Francona meets with Indians
A year away from managing has been enough for Terry Francona, who craves a chance to get back on the field and inside a major league clubhouse.
The Cleveland Indians just might put him there.
The former Phillies and Red Sox manager, who has spent the past season working as a TV broadcaster, interviewed Friday to be the Indians' next manager.
Francona, a New Brighton native, spent most of the day in meetings with Indians owner Paul Dolan, general manager Chris Antonetti and other members of Cleveland's front office.
It was a homecoming of sorts for Francona, who worked as an adviser for the Indians in 2001 and has remained close to Antonetti and team president Mark Shapiro. Francona's father, Tito, played six seasons for the Indians from 1959-64.
“The fact that my dad played here — it's a good story,” Francona said. “It's almost a family feeling. I don't think you can take a job because of that, but it still means a lot to me. But because of Chris and Mark and my relationship, I am excited to tackle or attempt to tackle every challenge that comes our way and do it together.”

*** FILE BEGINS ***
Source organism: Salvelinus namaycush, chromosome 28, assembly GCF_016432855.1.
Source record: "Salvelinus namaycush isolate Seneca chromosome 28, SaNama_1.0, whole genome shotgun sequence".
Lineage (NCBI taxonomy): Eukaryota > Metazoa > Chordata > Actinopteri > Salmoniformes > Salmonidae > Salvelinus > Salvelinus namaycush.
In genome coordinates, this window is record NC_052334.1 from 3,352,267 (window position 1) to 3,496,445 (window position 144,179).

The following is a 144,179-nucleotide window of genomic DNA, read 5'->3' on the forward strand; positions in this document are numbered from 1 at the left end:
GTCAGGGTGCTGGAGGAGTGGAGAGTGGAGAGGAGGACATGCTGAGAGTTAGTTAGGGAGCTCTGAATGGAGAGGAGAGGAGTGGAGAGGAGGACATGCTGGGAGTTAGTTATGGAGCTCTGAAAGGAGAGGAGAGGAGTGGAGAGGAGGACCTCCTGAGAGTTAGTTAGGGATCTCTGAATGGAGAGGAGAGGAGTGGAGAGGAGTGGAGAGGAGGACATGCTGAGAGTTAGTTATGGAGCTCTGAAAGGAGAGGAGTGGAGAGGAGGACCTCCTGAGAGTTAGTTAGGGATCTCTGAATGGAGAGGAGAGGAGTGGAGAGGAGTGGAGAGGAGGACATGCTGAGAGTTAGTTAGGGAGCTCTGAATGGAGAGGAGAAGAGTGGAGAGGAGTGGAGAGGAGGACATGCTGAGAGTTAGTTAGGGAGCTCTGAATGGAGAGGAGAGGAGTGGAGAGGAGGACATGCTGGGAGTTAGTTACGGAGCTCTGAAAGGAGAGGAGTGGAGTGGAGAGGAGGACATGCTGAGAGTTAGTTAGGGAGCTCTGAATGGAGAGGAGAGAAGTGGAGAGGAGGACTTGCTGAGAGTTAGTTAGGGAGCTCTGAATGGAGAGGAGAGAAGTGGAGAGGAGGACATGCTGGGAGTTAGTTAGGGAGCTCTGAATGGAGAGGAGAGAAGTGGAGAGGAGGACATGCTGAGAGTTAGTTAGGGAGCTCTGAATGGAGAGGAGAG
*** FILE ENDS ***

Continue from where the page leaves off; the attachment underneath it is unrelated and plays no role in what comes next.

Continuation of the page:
Kemp has surgery
Los Angeles Dodgers slugger Matt Kemp had surgery on his left shoulder and should be ready for Opening Day.
During the 60-minute procedure at the Kerlan-Jobe Clinic in Los Angeles, Dr. Neal ElAttrache repaired a tear of the labrum in Kemp's shoulder and minor damage to the rotator cuff, the team said.
Kemp will begin physical therapy in a week to 10 days and is expected to start swinging a bat in early January.
Around the majors
Minnesota Twins general manager Terry Ryan removed the interim tag from his title. ... Scott Barry, completing just his second season as a full-time major league umpire, was selected to work the ALDS between Detroit and Oakland. He was the lone umpire with no previous postseason experience announced among the 24 for the division series. ... Chris Iannetta and the Los Angeles Angels agreed to a three-year contract. ... The Chicago Cubs received permission to add seats at Wrigley Field. The Commission on Chicago Landmarks said Cubs officials can move a brick wall three feet closer to home plate so 56 more seats can be installed.
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